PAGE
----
The good news, confided my client, is that so many people are in the same boat I’m in – for the first time. The bad news? The boat is sinking. Was he joking?
No doubt, one difficult aspect of living with chronic illness, especially if you’re under 50, is that you feel so alone. You feel so different from your cohort.
But my client wasn’t referring to illness. He was talking about being out of work and job hunting.
It’s good that he could find a silver lining. When you’re unemployed and you look around today, you see that you’re part of a relatively large group. Unfortunately, if you’re unemployed with a chronic illness, that group shrinks.
But don’t give up hope. In fact, because of the high numbers of unemployed, there are more people marketing their services to this group. Which means that more information than ever is on the web to help you write resumes, job hunt and make career switches. Even though they won’t include specific tactics for those living with illness, your understanding of how disease affects your attitude and your work, allows you to take the points and fit them to your needs.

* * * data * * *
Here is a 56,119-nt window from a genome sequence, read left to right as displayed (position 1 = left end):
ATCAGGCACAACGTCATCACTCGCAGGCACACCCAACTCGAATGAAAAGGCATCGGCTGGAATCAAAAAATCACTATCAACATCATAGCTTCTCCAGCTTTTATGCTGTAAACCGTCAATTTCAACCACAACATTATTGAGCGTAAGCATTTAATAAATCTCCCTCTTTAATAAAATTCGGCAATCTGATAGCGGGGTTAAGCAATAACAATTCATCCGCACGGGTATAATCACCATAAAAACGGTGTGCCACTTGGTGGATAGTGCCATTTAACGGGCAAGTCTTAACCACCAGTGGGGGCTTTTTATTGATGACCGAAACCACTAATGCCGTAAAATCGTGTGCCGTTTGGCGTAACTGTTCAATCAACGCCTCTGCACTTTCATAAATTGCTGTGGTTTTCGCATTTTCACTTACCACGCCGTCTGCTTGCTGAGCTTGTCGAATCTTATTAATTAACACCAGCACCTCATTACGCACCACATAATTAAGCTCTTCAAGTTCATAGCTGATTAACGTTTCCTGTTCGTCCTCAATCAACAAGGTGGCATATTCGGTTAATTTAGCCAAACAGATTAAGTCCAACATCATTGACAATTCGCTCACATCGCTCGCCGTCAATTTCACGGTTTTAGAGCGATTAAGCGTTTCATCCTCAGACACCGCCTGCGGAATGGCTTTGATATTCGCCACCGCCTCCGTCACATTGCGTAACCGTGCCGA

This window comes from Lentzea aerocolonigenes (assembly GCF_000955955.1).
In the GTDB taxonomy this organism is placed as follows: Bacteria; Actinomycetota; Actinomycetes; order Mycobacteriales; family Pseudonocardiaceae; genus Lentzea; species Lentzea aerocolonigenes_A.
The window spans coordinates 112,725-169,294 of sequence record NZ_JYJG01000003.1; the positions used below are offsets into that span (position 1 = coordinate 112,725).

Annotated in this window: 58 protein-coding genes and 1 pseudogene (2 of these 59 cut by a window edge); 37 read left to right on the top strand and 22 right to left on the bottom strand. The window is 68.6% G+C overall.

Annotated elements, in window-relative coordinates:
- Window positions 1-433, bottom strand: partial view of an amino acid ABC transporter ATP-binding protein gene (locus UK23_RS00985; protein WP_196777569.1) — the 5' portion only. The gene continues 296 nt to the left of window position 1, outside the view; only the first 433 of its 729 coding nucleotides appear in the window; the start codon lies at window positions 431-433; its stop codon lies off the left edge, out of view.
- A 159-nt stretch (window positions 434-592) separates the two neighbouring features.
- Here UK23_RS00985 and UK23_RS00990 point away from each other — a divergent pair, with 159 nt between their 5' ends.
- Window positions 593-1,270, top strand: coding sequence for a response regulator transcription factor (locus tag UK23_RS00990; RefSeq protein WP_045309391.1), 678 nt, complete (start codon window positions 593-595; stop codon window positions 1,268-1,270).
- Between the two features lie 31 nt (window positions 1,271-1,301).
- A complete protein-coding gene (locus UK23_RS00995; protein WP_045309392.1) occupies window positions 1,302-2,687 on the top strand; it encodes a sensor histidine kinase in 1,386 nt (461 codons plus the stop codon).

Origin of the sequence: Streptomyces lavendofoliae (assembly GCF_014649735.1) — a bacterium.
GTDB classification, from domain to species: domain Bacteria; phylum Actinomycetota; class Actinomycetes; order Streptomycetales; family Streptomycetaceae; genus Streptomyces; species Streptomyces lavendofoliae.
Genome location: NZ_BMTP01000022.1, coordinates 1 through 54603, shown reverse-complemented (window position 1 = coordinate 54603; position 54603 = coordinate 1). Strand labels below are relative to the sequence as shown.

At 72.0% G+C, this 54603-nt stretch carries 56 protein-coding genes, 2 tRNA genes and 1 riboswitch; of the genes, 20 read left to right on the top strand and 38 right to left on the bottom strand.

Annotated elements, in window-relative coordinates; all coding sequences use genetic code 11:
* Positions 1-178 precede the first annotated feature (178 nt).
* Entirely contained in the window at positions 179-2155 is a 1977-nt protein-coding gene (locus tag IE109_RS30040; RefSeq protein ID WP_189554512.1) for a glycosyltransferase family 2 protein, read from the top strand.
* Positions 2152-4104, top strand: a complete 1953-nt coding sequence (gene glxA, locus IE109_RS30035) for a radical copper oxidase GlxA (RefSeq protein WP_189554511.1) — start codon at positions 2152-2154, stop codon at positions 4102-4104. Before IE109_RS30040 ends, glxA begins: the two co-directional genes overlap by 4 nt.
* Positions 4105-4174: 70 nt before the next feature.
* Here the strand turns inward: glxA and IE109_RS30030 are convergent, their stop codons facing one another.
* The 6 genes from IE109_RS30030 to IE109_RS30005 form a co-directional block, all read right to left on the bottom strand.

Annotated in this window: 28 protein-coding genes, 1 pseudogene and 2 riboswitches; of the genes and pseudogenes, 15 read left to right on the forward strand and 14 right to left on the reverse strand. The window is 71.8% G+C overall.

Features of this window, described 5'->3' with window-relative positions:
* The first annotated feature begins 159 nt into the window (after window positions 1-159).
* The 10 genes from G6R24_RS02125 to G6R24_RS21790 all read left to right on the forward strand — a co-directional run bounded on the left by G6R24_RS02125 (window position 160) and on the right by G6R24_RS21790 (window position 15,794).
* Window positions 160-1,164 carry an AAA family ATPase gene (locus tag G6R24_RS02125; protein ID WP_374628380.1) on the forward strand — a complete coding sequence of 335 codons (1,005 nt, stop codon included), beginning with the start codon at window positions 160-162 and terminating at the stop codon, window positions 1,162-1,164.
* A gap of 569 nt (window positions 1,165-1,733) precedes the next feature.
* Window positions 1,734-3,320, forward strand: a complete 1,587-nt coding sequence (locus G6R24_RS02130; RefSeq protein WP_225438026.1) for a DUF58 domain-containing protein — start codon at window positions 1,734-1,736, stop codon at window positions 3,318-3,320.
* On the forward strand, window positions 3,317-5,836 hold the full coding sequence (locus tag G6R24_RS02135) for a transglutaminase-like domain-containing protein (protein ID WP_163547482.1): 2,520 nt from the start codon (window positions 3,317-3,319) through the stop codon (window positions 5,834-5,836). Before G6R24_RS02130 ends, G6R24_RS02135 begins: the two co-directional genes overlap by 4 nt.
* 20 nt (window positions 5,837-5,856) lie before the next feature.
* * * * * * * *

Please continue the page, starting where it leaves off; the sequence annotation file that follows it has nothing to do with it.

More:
One place that offers a vast wealth of information is twitter. Here’s one blog that was given a link on twitter: Career Change: 3 reasons for switching horses midstream. Read it first and then read on to see how you can adapt these ideas:
1. Identify your core skills. Be sure that these are skills that you can still utilize. If symptoms that impact your abilities wax and wane,develop your own system to rate degree of disability and how it impacts a particular activity. This gives you an honest appraisal while acknowledging that for you, skill capability can vary.
2. Sell your skills, not your past. This is particularly important if you have multiple gaps in employment due to illness, a particularly long gap due to illness or you are changing your career.
2. Project confidence to seal the deal. Everyone will tell you that unemployment lowers even the strongest person’s self esteem. We, however, know that unpredictable, debilitating chronic illness can do this, too. So pick yourself up, dust off your best work clothes and be prepared to SHOW UP. You might even treat yourself to a new haircut, a manicure or even a new suit. You’re selling yourself and you’re worth the money!
Oh, and here’s another raft to grab so you don’t sink. My workbook, Working With Chronic Illness, includes, self assessments designed for chronically ill regarding values, interest and functional abilities, goal setting, booklets on talking about illness at your job, factors that influence job success and much more.